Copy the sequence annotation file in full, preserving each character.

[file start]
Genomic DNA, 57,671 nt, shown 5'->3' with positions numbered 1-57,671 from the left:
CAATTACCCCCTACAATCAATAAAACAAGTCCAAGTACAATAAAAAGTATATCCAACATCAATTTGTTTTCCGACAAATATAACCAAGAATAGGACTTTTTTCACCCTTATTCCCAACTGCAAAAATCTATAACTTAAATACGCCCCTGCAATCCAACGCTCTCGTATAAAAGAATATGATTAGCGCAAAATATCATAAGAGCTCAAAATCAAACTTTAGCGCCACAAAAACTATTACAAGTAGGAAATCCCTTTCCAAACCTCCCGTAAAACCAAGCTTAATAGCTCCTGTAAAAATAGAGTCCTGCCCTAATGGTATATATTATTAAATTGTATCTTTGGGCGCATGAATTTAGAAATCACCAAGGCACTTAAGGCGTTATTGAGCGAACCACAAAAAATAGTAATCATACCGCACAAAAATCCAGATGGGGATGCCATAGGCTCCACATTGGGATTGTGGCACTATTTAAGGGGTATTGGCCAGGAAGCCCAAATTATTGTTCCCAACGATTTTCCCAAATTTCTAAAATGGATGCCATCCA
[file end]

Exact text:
Genomic DNA, 57,671 nt, shown 5'->3' with positions numbered 1-57,671 from the left:
CAATTACCCCCTACAATCAATAAAACAAGTCCAAGTACAATAAAAAGTATATCCAACATCAATTTGTTTTCCGACAAATATAACCAAGAATAGGACTTTTTTCACCCTTATTCCCAACTGCAAAAATCTATAACTTAAATACGCCCCTGCAATCCAACGCTCTCGTATAAAAGAATATGATTAGCGCAAAATATCATAAGAGCTCAAAATCAAACTTTAGCGCCACAAAAACTATTACAAGTAGGAAATCCCTTTCCAAACCTCCCGTAAAACCAAGCTTAATAGCTCCTGTAAAAATAGAGTCCTGCCCTAATGGTATATATTATTAAATTGTATCTTTGGGCGCATGAATTTAGAAATCACCAAGGCACTTAAGGCGTTATTGAGCGAACCACAAAAAATAGTAATCATACCGCACAAAAATCCAGATGGGGATGCCATAGGCTCCACATTGGGATTGTGGCACTATTTAAGGGGTATTGGCCAGGAAGCCCAAATTATTGTTCCCAACGATTTTCCCAAATTTCTAAAATGGATGCCATCCA